Maurice Sendak, R. L. Stine, Stephen King: The Books Briefing

Although Stephen King didn’t write specifically for young readers, the same ethos propels his work and explains his devoted teenage audience. King novels turn unsettling truths about the darkness of human nature into literal monsters, then let adolescent protagonists defeat them, granting teens a power that they may not find in other aspects of their lives.

Every Friday in the Books Briefing, we thread together Atlantic stories on books that share similar ideas.


Know other book lovers who might like this guide? Forward them this email.


What We’re Reading

(Associated Press)

Maurice Sendak scared children because he loved them

“His lush visual idiom managed to evoke the strange—and sometimes malign—intensity of real childhood, as fey, unruly protagonists sparred with adversaries (fanged monsters and imperfect parents). All his work demonstrates a strong desire, and uncanny ability, to capture the eerie vividness of youth and its crucibles.”

📚 Where the Wild Things Are, by Maurice Sendak

📚  Bumble-Ardy, by Maurice Sendak

📚  Outside Over There, by Maurice Sendak


illustration

(Tim McDonagh)

The everlasting joy of terrifying children

“Horror is an escape, of course, but it is also a kind of homecoming for a small child—an affirmation that goblins and mayhem aren’t merely relegated to the dark corners of imagination, but that they occupy entire worlds that can be visited and inhabited.”

📚 Goosebumps series, by R. L. Stine

📚  Fear Street series, by R. L. Stine


illustration

(KARA GORDON / THE ATLANTIC)

Why I write scary stories for children

“I’m not interested in stories that sear terrifying images or monsters or villains into young minds—enough of those exist in the real world, and plenty of others will grow in children’s imaginations without any help. I am interested in telling stories that help prepare living characters for tearing those monsters down.”

📚 Outlaws of Time series, by N. D. Wilson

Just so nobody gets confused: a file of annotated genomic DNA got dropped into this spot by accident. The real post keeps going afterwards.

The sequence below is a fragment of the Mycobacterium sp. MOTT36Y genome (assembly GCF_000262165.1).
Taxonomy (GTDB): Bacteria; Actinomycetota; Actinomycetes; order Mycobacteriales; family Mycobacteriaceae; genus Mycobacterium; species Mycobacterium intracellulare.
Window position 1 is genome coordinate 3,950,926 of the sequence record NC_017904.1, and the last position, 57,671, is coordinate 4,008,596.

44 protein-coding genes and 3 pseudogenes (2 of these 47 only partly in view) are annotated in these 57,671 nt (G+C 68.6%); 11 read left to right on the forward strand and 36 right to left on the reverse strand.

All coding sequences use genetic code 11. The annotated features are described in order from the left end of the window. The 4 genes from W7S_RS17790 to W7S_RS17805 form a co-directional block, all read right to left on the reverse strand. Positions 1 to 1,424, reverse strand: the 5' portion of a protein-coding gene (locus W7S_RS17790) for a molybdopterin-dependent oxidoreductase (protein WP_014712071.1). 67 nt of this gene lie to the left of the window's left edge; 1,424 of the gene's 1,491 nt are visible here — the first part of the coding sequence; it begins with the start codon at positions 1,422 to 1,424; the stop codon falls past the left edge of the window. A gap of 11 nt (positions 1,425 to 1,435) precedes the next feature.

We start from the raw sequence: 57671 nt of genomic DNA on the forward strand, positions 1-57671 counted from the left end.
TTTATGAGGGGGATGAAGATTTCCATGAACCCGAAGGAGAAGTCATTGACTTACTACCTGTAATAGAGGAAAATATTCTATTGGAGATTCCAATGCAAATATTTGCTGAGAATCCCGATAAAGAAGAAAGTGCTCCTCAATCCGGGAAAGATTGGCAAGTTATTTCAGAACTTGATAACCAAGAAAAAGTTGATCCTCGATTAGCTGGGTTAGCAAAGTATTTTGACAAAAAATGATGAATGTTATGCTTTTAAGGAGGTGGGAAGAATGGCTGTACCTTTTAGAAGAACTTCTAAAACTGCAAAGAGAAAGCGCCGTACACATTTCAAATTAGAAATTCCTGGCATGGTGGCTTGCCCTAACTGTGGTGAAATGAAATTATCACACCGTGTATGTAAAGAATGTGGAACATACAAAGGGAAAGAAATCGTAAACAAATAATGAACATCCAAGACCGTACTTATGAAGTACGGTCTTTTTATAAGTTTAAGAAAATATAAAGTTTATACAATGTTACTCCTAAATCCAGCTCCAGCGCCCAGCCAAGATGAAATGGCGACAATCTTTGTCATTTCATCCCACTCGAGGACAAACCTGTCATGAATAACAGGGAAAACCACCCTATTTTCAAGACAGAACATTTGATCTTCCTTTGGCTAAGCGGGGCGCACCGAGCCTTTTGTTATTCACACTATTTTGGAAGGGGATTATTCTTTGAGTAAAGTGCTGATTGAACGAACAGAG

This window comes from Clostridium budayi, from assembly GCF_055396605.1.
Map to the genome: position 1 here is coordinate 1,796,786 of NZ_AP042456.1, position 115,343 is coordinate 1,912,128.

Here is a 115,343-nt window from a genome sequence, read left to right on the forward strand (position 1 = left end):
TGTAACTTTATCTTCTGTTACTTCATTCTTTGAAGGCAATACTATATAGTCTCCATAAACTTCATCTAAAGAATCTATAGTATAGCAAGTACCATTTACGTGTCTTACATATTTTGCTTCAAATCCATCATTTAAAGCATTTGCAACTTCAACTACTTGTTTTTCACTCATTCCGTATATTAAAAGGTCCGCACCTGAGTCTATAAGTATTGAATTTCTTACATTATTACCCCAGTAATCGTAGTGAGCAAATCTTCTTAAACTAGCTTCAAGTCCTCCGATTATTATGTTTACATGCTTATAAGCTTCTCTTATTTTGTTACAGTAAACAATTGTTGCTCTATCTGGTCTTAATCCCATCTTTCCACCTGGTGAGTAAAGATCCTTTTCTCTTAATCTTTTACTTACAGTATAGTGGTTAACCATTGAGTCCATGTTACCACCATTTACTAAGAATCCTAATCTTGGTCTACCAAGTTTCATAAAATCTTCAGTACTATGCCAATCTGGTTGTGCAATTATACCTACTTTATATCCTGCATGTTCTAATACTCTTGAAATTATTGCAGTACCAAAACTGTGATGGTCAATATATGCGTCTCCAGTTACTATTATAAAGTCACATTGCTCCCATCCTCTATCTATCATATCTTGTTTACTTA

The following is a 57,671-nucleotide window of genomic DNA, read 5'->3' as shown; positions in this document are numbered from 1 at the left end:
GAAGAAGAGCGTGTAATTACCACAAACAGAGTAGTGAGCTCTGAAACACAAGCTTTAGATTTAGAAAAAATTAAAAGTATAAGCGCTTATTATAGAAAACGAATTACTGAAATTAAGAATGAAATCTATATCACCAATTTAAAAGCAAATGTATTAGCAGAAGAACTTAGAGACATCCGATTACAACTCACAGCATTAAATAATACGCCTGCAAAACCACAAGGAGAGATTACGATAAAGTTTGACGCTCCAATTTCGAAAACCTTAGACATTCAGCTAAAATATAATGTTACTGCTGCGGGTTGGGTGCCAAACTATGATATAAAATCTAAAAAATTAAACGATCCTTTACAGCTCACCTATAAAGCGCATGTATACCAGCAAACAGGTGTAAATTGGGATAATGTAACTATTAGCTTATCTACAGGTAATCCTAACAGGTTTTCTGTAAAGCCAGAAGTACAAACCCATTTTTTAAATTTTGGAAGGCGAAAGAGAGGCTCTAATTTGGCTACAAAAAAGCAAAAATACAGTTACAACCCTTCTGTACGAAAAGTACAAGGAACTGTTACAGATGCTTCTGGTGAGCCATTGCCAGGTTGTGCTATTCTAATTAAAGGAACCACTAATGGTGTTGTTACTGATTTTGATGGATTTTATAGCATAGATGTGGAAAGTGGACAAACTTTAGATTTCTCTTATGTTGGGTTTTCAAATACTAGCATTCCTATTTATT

Evangeline Lilly's creepy Squickerwonkers characters scare—and teach—children

(TITAN BOOKS; EVAN AGOSTINI / INVISION / AP; THE ATLANTIC)

The importance of scaring children

“Scaring and disturbing children is essential—but it has to be done right. It’s not about scaring the crap out of them, it’s letting them explore a world that only horror can introduce, and opening up that genre to find out what is truly scary, what is creepy, and even what is downright funny to them about these stories.”

📚 The Squickerwonkers, by Evangeline Lilly

📚 Here Be Monsters!, by Alan Snow


illustration of a page in a novel containing a quote from Steven King's "It," that reads: "Your hair is winter fire, January embers. My heart burns there, too."

(Doug McLean)

‘Stephen King saved my life’

“In the same way that King’s supernatural creatures speak to the ugly realities of human nature, King’s non-adolescent adolescents may offer a different kind of truth, a deeper one, about what it means to grow up.”

📚 It, by Stephen King

📚 Carrie, by Stephen King

📚 Doctor Sleep, by Stephen King

📚 ’Salem’s Lot, by Stephen King

📚 The Shining, by Stephen King

📚 The Stand, by Stephen King


About us: This week’s newsletter is written by Kate Cray. The book she’s reading next is Middlemarch by George Eliot.


Comments, questions, typos? Reply to this email to reach the Books Briefing team.


Did you get this newsletter from a friend? Sign yourself up.

We want to hear what you think about this article. Submit a letter to the editor or write to [email protected]